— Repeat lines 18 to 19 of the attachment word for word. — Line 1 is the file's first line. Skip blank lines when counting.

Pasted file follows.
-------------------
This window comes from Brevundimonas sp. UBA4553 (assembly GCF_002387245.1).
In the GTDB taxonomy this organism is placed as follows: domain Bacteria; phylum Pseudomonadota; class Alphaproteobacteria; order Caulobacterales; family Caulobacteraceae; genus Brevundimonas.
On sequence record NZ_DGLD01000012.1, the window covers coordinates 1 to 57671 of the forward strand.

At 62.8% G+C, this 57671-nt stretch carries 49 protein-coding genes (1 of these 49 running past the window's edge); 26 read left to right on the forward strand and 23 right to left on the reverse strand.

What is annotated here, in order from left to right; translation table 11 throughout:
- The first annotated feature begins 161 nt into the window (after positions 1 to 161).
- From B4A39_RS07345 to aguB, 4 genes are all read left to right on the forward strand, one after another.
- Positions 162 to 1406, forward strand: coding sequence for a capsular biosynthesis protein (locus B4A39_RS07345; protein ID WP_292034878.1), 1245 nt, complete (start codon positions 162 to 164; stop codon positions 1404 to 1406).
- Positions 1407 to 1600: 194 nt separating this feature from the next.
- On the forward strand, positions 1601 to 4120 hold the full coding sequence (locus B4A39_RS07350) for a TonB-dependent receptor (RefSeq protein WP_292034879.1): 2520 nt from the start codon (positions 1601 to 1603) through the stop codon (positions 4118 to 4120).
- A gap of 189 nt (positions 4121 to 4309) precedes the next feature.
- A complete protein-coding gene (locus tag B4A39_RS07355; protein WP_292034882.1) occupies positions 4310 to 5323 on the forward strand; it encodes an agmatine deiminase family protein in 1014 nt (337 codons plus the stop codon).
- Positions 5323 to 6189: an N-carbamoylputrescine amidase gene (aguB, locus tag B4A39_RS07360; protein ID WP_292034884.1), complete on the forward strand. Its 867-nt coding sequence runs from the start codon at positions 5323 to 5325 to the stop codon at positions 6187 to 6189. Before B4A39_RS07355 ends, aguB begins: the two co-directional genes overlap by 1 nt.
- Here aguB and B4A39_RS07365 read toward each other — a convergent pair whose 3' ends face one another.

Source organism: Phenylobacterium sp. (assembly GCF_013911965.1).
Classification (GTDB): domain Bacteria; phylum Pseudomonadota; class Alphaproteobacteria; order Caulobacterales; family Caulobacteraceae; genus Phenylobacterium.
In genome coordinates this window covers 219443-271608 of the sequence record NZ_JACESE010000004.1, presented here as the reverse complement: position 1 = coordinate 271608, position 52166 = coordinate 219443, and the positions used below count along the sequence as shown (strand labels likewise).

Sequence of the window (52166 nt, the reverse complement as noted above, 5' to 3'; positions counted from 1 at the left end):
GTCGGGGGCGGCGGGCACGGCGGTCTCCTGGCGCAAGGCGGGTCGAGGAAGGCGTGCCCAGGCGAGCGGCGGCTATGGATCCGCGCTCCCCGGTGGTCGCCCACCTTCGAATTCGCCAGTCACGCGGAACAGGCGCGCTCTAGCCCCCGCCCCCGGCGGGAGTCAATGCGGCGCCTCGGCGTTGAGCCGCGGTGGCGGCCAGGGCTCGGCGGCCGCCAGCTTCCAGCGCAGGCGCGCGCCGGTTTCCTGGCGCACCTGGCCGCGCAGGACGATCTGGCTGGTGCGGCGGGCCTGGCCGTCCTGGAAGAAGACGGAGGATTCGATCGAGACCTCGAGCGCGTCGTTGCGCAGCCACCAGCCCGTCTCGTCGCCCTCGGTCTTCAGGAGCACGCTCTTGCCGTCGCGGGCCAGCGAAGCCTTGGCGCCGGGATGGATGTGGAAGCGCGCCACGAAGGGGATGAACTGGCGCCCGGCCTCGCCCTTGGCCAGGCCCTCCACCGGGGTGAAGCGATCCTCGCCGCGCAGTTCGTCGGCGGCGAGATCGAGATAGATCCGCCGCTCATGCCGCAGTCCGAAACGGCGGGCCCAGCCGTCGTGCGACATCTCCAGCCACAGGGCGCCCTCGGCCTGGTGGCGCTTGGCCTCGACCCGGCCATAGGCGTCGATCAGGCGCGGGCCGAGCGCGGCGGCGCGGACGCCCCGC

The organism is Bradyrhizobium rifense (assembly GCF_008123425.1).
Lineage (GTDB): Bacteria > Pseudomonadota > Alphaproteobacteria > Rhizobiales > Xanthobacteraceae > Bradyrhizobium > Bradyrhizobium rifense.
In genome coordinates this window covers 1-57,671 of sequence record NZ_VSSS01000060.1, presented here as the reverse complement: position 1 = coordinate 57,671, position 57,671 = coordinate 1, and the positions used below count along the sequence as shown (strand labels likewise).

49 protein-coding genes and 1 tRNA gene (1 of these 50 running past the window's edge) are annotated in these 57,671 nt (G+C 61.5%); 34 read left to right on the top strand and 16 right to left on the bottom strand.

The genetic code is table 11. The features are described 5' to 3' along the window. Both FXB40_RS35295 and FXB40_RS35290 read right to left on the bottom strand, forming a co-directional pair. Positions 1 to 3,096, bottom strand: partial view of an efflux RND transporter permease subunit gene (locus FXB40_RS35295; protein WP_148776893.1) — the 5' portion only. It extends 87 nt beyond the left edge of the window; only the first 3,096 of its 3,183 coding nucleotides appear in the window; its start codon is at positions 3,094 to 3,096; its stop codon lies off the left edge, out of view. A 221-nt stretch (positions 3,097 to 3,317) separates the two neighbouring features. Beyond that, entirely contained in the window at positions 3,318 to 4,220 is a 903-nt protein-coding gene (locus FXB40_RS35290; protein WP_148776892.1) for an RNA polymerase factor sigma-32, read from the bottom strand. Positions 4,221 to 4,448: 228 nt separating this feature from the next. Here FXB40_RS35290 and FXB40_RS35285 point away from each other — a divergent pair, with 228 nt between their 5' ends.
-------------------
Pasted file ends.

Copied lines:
Sequence of the window (52166 nt, the reverse complement as noted above, 5' to 3'; positions counted from 1 at the left end):
GTCGGGGGCGGCGGGCACGGCGGTCTCCTGGCGCAAGGCGGGTCGAGGAAGGCGTGCCCAGGCGAGCGGCGGCTATGGATCCGCGCTCCCCGGTGGTCGCCCACCTTCGAATTCGCCAGTCACGCGGAACAGGCGCGCTCTAGCCCCCGCCCCCGGCGGGAGTCAATGCGGCGCCTCGGCGTTGAGCCGCGGTGGCGGCCAGGGCTCGGCGGCCGCCAGCTTCCAGCGCAGGCGCGCGCCGGTTTCCTGGCGCACCTGGCCGCGCAGGACGATCTGGCTGGTGCGGCGGGCCTGGCCGTCCTGGAAGAAGACGGAGGATTCGATCGAGACCTCGAGCGCGTCGTTGCGCAGCCACCAGCCCGTCTCGTCGCCCTCGGTCTTCAGGAGCACGCTCTTGCCGTCGCGGGCCAGCGAAGCCTTGGCGCCGGGATGGATGTGGAAGCGCGCCACGAAGGGGATGAACTGGCGCCCGGCCTCGCCCTTGGCCAGGCCCTCCACCGGGGTGAAGCGATCCTCGCCGCGCAGTTCGTCGGCGGCGAGATCGAGATAGATCCGCCGCTCATGCCGCAGTCCGAAACGGCGGGCCCAGCCGTCGTGCGACATCTCCAGCCACAGGGCGCCCTCGGCCTGGTGGCGCTTGGCCTCGACCCGGCCATAGGCGTCGATCAGGCGCGGGCCGAGCGCGGCGGCGCGGACGCCCCGC